• In fact, for the whole of this year, major EU banks have been under significant pressure. These include Germany's Deutsche Bank and Commerzbank, Italy's Monte dei Paschi and the UK's RBS. The overhang of a financial disruption loomed all year with the IMF pointing to Deutsche Bank (DB) as, "the most important net contributor to systematic risks in the global banking system." In other words, they possess circa-2008-AIG-like derivative exposures. By September, Deutsche Bank's shares were down by almost 50% for the year and down 80% from their 3-year high.
  • Lastly, when reviewing corporate America's performance for 2016, when all is said and done, the S&P 500's earnings are likely to be up just 0.1%, with revenues up 2.2%. In other words, earnings barely increased. In fact, it wasn't until the third quarter of this year that the 5-quarter negative year-over-year earnings growth streak was finally broken. Stocks have only recently returned to positive annual earnings growth.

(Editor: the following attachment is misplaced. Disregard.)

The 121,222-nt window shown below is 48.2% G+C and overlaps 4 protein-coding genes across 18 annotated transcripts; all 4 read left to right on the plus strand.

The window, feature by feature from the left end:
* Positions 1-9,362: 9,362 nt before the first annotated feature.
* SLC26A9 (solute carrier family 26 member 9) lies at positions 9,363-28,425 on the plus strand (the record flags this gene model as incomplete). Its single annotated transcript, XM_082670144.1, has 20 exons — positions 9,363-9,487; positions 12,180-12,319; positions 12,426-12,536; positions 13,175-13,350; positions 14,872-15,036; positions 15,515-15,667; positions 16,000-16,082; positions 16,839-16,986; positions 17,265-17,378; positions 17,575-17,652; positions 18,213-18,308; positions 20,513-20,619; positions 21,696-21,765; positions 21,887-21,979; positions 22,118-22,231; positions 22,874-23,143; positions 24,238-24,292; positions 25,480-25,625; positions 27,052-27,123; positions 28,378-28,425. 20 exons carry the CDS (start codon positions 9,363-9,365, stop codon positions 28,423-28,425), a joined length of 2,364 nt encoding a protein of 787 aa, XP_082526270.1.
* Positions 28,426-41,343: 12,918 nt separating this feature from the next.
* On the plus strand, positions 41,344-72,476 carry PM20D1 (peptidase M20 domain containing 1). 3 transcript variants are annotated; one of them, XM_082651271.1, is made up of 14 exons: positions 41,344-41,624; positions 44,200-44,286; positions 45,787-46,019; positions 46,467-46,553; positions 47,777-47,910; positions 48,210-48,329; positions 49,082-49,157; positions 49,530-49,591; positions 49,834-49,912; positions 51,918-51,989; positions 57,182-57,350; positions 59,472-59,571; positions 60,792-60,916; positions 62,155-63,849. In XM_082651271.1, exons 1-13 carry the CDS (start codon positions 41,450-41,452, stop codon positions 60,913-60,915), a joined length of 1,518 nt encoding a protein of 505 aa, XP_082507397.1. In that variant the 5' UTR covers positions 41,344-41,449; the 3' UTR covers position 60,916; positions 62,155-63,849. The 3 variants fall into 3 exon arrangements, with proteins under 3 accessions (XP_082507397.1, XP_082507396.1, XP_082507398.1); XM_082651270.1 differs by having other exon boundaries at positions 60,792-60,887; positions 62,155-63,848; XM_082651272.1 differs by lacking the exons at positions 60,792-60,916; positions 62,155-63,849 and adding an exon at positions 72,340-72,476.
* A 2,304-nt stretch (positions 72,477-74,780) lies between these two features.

These were significant overhangs and each had the potential to ignite a global financial market contagion. In response, our models' overriding message was to maintain a cautious stance and a neutral to mildly bullish equity exposure relative to our benchmarks. Upon reflection and with 20/20 hindsight, our allocation to defensive areas such as cash were a drag on performance. Nonetheless, our clients expect us to manage risks first, and when central banks are flocking to negative interest rates, global economic growth is tepid, and earnings growth is nil while valuations are expensive, the prudent response in our view was to reduce risk and seek a rational return.

Looking forward to 2017, we view the following broader themes as likely to continue to have the most impact on the financial markets for the foreseeable future:

1) Higher interest rates

View: It is rare that when interest rates spike higher, the stock market reacts by moving higher as well. Higher interest rates are historically a headwind for economic growth as well as corporate profitability. Additionally, at some point if rates move high enough, investors will view fixed income as a good alternative to owning stocks. If global interest rates move substantially higher, expect a negative impact on stocks. Also keep in mind that one of the tax changes being trial-ballooned is a cessation of the tax-deductibility of interest by corporations. Clearly, this would be very negative for high-debt companies and has ramifications for how companies structure their capital in the future. Near term we view rates as stable, longer term we expect higher rates.